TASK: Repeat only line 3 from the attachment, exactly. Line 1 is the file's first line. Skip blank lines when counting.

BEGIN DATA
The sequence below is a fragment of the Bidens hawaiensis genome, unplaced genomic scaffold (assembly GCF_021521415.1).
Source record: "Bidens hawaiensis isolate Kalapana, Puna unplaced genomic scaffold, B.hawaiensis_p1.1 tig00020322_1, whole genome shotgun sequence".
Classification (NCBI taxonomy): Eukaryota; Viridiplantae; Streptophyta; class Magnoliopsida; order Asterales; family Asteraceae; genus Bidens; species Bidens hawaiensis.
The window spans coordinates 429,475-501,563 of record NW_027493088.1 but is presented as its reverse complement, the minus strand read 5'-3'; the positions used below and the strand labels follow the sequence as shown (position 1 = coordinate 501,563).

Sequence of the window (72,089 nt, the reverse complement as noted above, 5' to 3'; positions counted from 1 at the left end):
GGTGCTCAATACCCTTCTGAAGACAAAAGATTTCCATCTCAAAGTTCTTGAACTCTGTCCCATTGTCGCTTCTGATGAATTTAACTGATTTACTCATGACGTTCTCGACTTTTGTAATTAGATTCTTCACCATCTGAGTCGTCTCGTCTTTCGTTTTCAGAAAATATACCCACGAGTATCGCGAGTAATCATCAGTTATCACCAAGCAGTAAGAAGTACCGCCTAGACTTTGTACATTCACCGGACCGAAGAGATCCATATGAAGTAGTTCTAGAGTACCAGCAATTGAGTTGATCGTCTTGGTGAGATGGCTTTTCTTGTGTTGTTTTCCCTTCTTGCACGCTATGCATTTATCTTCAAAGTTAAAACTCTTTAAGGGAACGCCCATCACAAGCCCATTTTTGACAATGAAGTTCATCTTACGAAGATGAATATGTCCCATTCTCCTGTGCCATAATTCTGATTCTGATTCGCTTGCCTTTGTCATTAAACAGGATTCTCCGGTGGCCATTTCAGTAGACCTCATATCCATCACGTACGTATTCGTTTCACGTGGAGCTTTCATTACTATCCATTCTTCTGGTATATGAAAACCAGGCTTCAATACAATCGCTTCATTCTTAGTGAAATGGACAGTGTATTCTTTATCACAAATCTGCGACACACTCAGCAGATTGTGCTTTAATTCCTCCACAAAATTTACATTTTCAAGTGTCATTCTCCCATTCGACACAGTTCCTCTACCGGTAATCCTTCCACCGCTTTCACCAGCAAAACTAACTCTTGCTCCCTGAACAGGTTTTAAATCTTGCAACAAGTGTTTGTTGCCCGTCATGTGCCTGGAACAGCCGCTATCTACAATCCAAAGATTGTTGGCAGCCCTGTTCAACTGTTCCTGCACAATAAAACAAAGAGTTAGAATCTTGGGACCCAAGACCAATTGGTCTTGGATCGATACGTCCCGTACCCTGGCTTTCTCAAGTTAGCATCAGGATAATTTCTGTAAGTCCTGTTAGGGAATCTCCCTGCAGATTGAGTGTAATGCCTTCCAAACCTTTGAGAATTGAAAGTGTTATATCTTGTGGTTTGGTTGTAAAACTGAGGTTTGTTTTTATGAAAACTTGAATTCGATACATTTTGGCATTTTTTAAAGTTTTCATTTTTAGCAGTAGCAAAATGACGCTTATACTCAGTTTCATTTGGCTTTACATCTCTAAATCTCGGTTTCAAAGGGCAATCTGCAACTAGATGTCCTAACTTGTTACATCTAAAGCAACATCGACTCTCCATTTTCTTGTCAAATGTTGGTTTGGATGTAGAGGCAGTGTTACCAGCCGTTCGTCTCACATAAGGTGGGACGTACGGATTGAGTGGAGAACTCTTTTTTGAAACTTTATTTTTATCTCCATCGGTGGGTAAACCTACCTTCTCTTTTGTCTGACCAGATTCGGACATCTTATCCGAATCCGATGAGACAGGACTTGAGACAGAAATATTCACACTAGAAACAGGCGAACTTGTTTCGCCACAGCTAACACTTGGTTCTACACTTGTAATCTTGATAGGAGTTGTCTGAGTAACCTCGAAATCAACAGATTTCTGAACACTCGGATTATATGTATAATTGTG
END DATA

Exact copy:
Classification (NCBI taxonomy): Eukaryota; Viridiplantae; Streptophyta; class Magnoliopsida; order Asterales; family Asteraceae; genus Bidens; species Bidens hawaiensis.